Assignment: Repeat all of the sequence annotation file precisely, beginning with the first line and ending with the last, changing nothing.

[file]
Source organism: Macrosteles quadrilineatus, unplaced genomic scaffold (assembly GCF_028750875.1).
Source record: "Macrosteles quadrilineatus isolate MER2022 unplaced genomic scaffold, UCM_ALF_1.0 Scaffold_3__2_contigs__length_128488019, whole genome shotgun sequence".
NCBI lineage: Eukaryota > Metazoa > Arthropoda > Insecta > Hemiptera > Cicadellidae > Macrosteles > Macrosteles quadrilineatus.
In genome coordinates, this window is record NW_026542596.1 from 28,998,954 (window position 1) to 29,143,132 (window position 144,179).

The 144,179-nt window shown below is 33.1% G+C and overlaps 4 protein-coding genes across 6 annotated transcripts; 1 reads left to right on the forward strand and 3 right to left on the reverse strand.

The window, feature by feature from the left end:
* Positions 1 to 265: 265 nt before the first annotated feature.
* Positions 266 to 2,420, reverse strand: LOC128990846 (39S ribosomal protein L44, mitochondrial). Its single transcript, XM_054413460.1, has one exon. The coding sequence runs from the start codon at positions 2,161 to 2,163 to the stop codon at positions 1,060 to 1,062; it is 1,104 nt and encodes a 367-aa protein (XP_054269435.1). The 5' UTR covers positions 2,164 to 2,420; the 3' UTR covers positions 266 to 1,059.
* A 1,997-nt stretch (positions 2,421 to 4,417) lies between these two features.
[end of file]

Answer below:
Source organism: Macrosteles quadrilineatus, unplaced genomic scaffold (assembly GCF_028750875.1).
Source record: "Macrosteles quadrilineatus isolate MER2022 unplaced genomic scaffold, UCM_ALF_1.0 Scaffold_3__2_contigs__length_128488019, whole genome shotgun sequence".
NCBI lineage: Eukaryota > Metazoa > Arthropoda > Insecta > Hemiptera > Cicadellidae > Macrosteles > Macrosteles quadrilineatus.
In genome coordinates, this window is record NW_026542596.1 from 28,998,954 (window position 1) to 29,143,132 (window position 144,179).

The 144,179-nt window shown below is 33.1% G+C and overlaps 4 protein-coding genes across 6 annotated transcripts; 1 reads left to right on the forward strand and 3 right to left on the reverse strand.

The window, feature by feature from the left end:
* Positions 1 to 265: 265 nt before the first annotated feature.
* Positions 266 to 2,420, reverse strand: LOC128990846 (39S ribosomal protein L44, mitochondrial). Its single transcript, XM_054413460.1, has one exon. The coding sequence runs from the start codon at positions 2,161 to 2,163 to the stop codon at positions 1,060 to 1,062; it is 1,104 nt and encodes a 367-aa protein (XP_054269435.1). The 5' UTR covers positions 2,164 to 2,420; the 3' UTR covers positions 266 to 1,059.
* A 1,997-nt stretch (positions 2,421 to 4,417) lies between these two features.